Woodlands set ablaze deliberately

Four people were treated in hospital.  Picture; stock image

Four people were treated in hospital. Picture; stock image

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Fire chiefs have issued a warning following “a number” of deliberate blazes in local woodlands.

The Scottish Fire and Rescue Service (SFRS) is appealing for information in relation to a spate deliberate fires in the Kinneil woods and Polmont woods area.

Firefighters in Bo’ness and Falkirk have attended several fire-raising incidents in the area after trees were set alight.

SFRS say deliberate fires are a danger to life and property and can have a detrimental financial impact on the local economy.

Group Manager Eddie Ritchie said: “We unfortunately see an increase in the number of deliberate fires during the summer.

“In the run-up to the summer holidays our personnel work around the clock – not just fighting fires, but visiting schools and youth groups to engage with young people.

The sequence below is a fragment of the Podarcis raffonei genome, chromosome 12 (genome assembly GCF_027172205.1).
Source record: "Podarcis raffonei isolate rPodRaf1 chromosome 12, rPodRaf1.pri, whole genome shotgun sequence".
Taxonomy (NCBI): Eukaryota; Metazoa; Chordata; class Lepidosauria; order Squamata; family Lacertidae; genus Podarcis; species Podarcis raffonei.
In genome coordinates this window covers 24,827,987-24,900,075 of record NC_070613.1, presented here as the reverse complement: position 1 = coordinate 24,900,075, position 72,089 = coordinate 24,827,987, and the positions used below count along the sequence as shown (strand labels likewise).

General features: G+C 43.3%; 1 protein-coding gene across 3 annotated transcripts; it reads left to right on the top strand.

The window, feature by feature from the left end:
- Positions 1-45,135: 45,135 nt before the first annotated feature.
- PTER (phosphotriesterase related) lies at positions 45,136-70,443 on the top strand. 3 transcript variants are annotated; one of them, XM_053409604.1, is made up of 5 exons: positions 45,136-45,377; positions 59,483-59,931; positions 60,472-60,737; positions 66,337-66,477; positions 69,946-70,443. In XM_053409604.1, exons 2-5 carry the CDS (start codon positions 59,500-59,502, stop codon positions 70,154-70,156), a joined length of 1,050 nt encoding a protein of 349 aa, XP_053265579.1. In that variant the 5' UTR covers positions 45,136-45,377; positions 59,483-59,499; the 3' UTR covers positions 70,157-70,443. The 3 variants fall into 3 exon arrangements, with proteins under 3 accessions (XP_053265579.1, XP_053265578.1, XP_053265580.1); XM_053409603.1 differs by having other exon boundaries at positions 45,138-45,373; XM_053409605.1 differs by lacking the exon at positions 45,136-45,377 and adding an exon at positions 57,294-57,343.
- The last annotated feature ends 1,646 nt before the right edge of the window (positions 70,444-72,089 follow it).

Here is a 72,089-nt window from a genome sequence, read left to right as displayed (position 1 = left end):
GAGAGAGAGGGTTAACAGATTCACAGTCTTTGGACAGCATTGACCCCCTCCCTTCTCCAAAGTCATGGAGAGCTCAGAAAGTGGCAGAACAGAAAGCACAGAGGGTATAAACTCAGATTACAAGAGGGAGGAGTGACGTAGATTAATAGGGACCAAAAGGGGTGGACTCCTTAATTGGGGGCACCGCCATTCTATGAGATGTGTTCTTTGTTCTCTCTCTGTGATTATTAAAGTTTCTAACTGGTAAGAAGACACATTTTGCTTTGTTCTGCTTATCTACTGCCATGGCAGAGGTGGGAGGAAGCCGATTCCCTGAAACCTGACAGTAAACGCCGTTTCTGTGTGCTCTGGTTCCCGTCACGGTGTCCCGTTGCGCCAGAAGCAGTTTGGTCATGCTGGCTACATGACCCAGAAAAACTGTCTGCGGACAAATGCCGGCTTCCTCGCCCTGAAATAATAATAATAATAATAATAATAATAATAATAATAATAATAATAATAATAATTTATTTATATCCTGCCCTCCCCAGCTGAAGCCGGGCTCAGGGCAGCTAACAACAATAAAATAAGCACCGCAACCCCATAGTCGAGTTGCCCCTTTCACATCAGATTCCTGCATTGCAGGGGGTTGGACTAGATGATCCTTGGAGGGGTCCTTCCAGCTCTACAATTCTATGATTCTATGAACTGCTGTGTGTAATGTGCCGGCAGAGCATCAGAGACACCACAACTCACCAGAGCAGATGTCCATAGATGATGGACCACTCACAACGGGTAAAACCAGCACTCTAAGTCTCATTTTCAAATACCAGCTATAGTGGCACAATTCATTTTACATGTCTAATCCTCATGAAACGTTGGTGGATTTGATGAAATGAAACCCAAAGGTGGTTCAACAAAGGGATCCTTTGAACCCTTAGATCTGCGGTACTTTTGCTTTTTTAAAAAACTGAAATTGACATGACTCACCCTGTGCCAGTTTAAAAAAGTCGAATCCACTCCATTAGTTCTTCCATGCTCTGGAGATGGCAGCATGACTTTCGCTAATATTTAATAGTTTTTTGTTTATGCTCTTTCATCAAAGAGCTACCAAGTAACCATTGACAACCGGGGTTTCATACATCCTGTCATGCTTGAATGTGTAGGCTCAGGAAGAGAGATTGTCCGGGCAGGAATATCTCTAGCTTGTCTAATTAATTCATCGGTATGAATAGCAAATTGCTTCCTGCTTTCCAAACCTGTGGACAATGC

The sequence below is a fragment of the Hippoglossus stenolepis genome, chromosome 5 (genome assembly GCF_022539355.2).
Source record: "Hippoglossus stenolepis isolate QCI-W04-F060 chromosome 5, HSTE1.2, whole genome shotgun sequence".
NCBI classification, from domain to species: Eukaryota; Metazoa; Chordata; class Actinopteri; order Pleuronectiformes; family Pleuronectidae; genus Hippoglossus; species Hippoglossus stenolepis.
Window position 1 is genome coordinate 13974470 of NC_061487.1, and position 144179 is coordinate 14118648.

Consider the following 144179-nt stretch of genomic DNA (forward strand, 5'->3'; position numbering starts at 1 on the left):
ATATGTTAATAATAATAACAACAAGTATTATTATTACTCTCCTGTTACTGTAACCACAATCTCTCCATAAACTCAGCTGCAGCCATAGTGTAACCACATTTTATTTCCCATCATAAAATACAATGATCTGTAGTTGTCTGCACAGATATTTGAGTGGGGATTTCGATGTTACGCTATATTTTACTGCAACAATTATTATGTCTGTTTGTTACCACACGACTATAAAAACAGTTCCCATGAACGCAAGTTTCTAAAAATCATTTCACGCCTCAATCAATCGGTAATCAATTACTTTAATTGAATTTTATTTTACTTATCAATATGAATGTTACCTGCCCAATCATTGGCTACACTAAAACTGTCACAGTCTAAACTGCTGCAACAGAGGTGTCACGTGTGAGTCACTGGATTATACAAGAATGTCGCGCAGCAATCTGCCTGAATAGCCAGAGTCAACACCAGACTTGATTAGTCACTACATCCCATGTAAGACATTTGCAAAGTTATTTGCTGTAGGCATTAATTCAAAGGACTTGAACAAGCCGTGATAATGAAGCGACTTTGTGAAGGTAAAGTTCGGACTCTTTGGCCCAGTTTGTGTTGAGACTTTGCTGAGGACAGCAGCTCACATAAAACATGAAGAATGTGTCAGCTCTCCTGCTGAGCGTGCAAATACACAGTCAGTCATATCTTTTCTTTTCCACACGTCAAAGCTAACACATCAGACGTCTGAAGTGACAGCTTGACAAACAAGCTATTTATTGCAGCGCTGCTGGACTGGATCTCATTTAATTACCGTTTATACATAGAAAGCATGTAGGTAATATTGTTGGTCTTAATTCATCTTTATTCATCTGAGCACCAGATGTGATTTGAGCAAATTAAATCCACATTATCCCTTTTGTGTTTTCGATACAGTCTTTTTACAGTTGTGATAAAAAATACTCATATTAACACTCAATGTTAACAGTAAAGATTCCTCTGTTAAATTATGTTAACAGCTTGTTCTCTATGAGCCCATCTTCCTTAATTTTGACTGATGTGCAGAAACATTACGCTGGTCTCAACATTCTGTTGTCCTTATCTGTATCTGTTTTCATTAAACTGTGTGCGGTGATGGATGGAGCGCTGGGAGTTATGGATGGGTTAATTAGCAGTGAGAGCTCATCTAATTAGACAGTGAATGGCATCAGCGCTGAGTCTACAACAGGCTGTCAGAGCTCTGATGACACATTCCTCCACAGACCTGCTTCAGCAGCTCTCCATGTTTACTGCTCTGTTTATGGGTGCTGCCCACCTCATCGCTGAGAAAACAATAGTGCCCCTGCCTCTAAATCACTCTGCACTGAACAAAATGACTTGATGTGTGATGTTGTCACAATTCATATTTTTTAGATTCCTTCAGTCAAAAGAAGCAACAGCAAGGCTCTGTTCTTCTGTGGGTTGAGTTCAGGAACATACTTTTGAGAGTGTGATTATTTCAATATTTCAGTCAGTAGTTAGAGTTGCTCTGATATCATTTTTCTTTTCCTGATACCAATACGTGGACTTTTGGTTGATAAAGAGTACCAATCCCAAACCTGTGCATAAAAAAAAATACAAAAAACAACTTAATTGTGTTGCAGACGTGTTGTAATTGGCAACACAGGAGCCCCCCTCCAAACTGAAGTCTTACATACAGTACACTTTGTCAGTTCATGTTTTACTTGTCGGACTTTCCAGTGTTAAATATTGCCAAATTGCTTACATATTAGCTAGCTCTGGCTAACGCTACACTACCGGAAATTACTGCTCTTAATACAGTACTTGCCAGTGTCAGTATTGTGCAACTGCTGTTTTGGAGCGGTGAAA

“We would urge parents to ensure that their children know about and understand the potentially tragic consequences deliberate fires can have, as well as the impact for responding emergency services.

SFRS work together with partner agencies Police Scotland, Falkirk Council’s Community Safety Team and Crimestoppers Scotland to prevent fires and support Police Scotland in highlighting the need to report fire offending.

Mr Ritchie added: “We shall continue to work with our Police Scotland colleagues to ensure each incident is fully investigated. Fire setting is an offence – don’t accept it, report it.

“Those who start these fires deliberately are not only wasting time and resources, they must remember it could be someone they know who may be in serious danger elsewhere, but firefighters have been delayed due to their actions.

“Whether the reason for starting fires deliberately is boredom, bravado or wanting to see the fire engine go past with its lights on, it doesn’t matter, their actions could ultimately put lives in danger.”

Anyone with information on deliberate fires is asked to contact Police Scotland on 101 or anonymously through Crimestoppers on 0800 55 111.